This site aims to be accessible to all. We do make an effort to ensure that our site is accessible for users with older browsers, but the site may not look as it is intended. If you are having trouble or have any questions, please contact the webmaster.

The current version of Adobe Reader PDF viewer is not fully compatible with Internet Explorer 9; if you experience problems opening a PDF file, try saving the file and opening it from your own computer, or try using a different web browser, such as Chrome, Firefox, or Safari. In most cases this should resolve the problem. Please see the Adobe website for more information.

Copyright and permission to reproduce

If you would like to reproduce any material on this site for any purpose other than personal use, contact the webmaster with your request.

Requests to use information from our site on another website will be evaluated on an individual basis.

As content is updated frequently, we prefer that other sites link to our website instead of reproducing content so that it is always up-to-date.

Linking policy

This website contains links to websites operated by other parties. These links are provided for your convenience and information, and the Alzheimer Society assumes no responsibility for the information provided on them. The inclusion of links to other websites does not imply endorsement of the material on those websites or any association with their publishers.

Please note that reciprocal links are not often granted due to the volume of requests submitted.

We offer information, not medical advice

The information on this site is presented for information purposes only. It is not presented as a substitute for professional medical advice. If you have any questions about your individual medical situation, always contact your doctor or other qualified health-care provider. Never disregard professional medical advice or delay in seeking it because of something you have read on this site.

For help with caregiving resources, support and information on local services, Contact Us today.

Privacy

Please see our Privacy Policy.

Cookies

A cookie is a piece of data sent to your web browser and stored on your hard drive. Cookies help us improve our website by tracking and targeting the interests of our users as they visit different sections of our site. Cookies do not contain any personal information.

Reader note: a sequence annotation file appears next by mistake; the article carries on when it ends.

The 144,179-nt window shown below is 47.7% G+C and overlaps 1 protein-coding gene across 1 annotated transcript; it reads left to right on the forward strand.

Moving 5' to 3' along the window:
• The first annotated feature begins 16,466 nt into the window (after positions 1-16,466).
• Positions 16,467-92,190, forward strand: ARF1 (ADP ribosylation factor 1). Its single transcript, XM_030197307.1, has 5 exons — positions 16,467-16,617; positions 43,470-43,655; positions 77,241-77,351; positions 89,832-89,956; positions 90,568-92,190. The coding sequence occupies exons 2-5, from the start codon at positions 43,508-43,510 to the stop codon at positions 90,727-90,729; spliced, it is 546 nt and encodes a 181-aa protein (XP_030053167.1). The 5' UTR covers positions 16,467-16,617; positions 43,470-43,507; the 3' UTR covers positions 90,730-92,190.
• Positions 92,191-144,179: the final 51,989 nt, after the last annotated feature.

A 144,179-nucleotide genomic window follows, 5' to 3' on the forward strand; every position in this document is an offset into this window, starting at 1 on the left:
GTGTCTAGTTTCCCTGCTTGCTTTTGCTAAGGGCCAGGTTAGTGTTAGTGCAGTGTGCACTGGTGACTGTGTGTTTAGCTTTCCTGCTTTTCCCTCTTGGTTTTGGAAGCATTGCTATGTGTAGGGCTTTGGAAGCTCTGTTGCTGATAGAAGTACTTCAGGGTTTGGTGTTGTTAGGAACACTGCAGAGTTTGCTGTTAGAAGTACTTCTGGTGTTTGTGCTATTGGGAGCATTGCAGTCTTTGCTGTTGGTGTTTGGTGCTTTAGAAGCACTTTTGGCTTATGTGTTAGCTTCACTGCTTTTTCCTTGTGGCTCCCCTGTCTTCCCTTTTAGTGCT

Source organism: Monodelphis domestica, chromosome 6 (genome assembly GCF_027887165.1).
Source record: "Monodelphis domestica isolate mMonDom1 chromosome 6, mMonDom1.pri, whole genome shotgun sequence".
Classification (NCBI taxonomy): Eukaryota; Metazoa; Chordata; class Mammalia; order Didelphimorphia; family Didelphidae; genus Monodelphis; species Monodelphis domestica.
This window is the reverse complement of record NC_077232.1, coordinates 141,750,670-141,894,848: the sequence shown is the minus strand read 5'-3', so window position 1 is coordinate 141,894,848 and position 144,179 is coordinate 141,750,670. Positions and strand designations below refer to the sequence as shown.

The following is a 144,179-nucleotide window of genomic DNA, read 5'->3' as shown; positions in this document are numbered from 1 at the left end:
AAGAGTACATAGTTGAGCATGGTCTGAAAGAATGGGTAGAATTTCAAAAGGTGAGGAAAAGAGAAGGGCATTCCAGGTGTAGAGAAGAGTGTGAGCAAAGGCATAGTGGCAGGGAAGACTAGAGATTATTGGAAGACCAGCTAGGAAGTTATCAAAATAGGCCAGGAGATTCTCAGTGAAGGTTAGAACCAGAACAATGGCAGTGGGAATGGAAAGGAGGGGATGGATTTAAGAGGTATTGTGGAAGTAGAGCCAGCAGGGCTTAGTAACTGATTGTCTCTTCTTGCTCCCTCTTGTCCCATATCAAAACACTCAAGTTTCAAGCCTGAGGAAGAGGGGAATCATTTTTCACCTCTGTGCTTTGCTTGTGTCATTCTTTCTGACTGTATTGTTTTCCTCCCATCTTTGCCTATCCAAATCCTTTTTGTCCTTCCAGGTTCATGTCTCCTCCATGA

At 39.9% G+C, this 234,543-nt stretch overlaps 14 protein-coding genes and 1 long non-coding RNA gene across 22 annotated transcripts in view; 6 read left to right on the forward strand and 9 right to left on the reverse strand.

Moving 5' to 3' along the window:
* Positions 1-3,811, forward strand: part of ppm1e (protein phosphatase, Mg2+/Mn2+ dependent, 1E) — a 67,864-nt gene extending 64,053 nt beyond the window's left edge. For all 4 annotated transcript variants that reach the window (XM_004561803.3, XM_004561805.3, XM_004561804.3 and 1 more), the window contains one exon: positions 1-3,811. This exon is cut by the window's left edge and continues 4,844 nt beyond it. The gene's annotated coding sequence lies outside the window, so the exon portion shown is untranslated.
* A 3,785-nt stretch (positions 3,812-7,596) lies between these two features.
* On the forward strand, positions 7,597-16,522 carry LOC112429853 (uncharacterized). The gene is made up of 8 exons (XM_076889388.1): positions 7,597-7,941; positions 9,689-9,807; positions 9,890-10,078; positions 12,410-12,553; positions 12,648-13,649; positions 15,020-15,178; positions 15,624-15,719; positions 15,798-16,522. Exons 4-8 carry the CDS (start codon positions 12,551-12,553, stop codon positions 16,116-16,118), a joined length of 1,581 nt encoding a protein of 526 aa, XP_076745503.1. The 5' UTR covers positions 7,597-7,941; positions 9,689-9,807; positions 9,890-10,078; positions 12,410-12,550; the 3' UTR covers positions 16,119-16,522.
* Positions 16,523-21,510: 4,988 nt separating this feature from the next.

In order to make our website better, we use Google Analytics to track how people use the site. Google Analytics is a web analytics service provided by Google, Inc., and it uses cookies to track information about the use of the site. This information is stored on Google’s servers in the United States and is used to compile and report on usage of the website.

You can use the Society website without cookies, but you may have to re-enter information each time you visit.

Advertising

This website does not host or receive funding from advertising or from the display of commercial content.

Questions?

For more information on caregiving resources, support and services in your community, Contact Us today.

Terminology

Use of “dementia”

The Alzheimer Society’s mission is to support those affected by all forms of dementia.  In this website, the word “dementia” when used by itself with no further qualification, includes Alzheimer’s disease and other forms of irreversible and reversible dementia. When we are referring to a specific form of dementia, such as Alzheimer’s disease, Frontotemporal dementia or Vascular dementia,  the specific form will be named. Where we are discussing medical research or providing information where the distinction between irreversible and reversible dementia is pertinent, we will specify which of these two groups we mean, or use “Alzheimer’s disease and related dementia” to indicate all irreversible forms of dementia.

Use of “he” and “she”

This website uses “he” and “she” alternately to refer to an individual person with dementia and any other person living with the effects of dementia.   Our choice of pronouns  is meant to emphasize that this disease impacts both genders,  whether we are speaking of those diagnosed, caregivers, family and friends, or health care professionals.